An interesting discussion at Massively reminded me why I play LotRO and what I wish to see more of in the game: smart, engaging quests that are respectful to the source material. The article, and subsequent discussion, questions the use of Quests and the ubiquitous yellow exclamation mark that have become a hallmark of the \”second generation\” of MMOGs. For the uninformed, quests are just what they sound like, or perhaps less so; they are tasks given to your character by an NPC (non-player character) that you complete by achieving certain objectives. The prevalent \”Kill X\” mantra is a recurring theme in these quests. The farmer asks you to kill X number of wolves that are harassing his farm, the sorcerer asks you to kill X number of drakes in the mountains to save the town. Other highly common variants are the \”FedEx\” quests where you are to deliver a package and gathering quests where you have to collect a certain number of items. You are subsequently rewarded with experience points that advance your character and a trinket or two.
At first read this might sounds tedious and boring and, well, it is.
And so the mold that is the MMOG has been used and reused to the seeming breaking point. I would venture to say upwards of 75% of current MMOGs use this questing/class/experience model (Diku, if you like), and that\’s being modest. As repetitive as the model can be, semi-mindless repetition seems to appeal to people in their off time and it still lends itself well to great storytelling — something that both players and many developers have missed. Developers don\’t write great storylines and players don\’t read them.There are exceptions to the rule, however, and most online games have utilized some sort of \”Epic\” story arc that progresses the overall story and advance the lore of the game (or the tangential story to the IP in licensed games like LotRO and the upcoming Star Trek Online). There are also the rare gems you find where a quest chain becomes a very intriguing and genuinely exciting thing to participate in. Again, the model is such that everyone (all player-characters) participates in it and thus the prospect of immersion and true character development is broken, sold off to tell a great story that requires a little ignorance or suspension of disbelief. In actuality, you\’re not the hero you think you are because, well, everybody is that hero.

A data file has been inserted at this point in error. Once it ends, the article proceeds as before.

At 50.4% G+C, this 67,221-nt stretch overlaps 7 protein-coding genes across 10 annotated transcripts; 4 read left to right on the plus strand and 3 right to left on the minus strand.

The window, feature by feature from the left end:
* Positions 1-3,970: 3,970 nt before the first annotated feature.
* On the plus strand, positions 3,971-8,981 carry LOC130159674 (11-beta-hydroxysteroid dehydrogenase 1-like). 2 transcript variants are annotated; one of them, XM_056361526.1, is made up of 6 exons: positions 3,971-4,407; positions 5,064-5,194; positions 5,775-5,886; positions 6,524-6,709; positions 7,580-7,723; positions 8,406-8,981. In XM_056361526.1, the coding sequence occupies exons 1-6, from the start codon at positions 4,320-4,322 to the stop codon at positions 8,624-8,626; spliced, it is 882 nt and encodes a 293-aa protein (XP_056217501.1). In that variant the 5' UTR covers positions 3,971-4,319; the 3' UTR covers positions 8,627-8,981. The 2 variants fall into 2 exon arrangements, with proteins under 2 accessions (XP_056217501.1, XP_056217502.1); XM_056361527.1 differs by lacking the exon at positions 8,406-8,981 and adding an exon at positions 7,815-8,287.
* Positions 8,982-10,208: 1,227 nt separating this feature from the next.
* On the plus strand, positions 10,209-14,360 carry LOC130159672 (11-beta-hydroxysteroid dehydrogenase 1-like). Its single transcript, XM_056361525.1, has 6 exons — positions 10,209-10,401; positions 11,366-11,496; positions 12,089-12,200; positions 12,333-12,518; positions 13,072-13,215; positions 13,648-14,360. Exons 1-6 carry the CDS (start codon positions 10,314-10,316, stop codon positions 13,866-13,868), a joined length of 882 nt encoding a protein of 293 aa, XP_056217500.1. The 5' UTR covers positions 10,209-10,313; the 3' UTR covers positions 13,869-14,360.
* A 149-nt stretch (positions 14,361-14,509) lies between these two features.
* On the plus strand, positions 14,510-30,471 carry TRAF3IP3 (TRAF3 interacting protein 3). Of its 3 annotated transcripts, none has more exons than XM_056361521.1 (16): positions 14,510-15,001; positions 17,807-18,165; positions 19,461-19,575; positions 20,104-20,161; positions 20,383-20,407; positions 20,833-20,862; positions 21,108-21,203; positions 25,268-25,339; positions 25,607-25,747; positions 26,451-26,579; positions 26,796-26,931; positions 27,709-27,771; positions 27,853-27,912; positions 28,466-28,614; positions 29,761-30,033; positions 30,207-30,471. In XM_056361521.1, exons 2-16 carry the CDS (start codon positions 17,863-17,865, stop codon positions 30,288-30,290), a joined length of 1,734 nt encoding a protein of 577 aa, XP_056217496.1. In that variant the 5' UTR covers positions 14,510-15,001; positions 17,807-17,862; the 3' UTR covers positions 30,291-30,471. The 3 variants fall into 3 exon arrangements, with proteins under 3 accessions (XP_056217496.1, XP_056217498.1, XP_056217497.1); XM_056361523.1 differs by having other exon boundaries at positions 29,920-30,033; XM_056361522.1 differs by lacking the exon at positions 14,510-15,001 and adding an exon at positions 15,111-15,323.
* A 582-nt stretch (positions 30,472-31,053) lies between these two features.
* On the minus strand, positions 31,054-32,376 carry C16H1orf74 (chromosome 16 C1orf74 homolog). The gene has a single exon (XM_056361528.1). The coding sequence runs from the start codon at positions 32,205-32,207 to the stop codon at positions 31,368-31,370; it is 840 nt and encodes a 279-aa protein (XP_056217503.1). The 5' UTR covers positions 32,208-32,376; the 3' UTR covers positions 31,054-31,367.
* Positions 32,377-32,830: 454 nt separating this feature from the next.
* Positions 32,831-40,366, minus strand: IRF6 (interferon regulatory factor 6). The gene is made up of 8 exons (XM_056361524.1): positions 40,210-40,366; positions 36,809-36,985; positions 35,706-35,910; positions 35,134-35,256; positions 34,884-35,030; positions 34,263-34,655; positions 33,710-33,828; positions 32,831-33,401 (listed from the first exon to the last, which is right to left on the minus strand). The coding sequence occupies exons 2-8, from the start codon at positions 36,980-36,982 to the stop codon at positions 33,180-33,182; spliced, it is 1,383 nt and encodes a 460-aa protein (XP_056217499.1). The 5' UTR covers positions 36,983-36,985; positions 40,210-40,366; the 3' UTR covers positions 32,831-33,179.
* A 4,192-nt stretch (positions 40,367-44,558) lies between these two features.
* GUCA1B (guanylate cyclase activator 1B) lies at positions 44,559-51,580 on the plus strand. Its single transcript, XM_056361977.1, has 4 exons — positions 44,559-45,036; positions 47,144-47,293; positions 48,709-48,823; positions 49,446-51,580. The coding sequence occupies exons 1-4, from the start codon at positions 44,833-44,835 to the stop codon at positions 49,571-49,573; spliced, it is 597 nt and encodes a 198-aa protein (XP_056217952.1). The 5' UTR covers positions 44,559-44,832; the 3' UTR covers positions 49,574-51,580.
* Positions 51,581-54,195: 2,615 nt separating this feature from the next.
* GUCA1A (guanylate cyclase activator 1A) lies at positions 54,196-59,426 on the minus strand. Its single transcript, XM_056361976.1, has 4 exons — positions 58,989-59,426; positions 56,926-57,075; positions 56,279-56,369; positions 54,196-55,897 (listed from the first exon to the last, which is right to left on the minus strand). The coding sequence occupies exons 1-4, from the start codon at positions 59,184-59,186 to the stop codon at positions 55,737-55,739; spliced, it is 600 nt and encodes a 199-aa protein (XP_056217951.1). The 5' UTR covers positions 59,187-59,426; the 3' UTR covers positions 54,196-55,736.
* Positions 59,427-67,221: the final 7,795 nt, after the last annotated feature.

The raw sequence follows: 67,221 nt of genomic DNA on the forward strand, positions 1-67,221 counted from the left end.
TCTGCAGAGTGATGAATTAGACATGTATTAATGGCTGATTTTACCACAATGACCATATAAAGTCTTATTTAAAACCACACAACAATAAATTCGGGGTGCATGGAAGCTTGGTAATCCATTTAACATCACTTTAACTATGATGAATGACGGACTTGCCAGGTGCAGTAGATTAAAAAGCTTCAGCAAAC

This is where LotRO excels. Even the mundane quests are well written and can provide a sense of purpose, even if you\’re just killing boars or the hundredth orc variant. While it is very linear, as are most games of this sort, the storyline, familiar world, and excellent differentiation of classes makes every new go I have with a new character as enjoyable as re-reading the books it\’s based on.
But what I want is more. I want LotRO to focus more on exciting stories that are original and respectful to Tolkien\’s work. The drastic inconsistency of their storytelling has been most evident in the latest expansion, Siege of Mirkwood. For example, there is an amazing and engaging story in the ghost-town of Audaghaim: the wood-men swore fealty to the Necromancer and bought into a lie of progress. Those who rebelled were slaughtered and sacrificed to the Dark Arts, while one oathbreaker, the records keeper of the town, remains in the graveyard as a cursed shade for not doing what was right and standing by those who resisted. Of course the player doesn\’t know this. The story is uncovered slowly through the revelations of a Ranger you are working with and other clues found in the town. It was one of the coolest quest chains I\’ve ever participated in.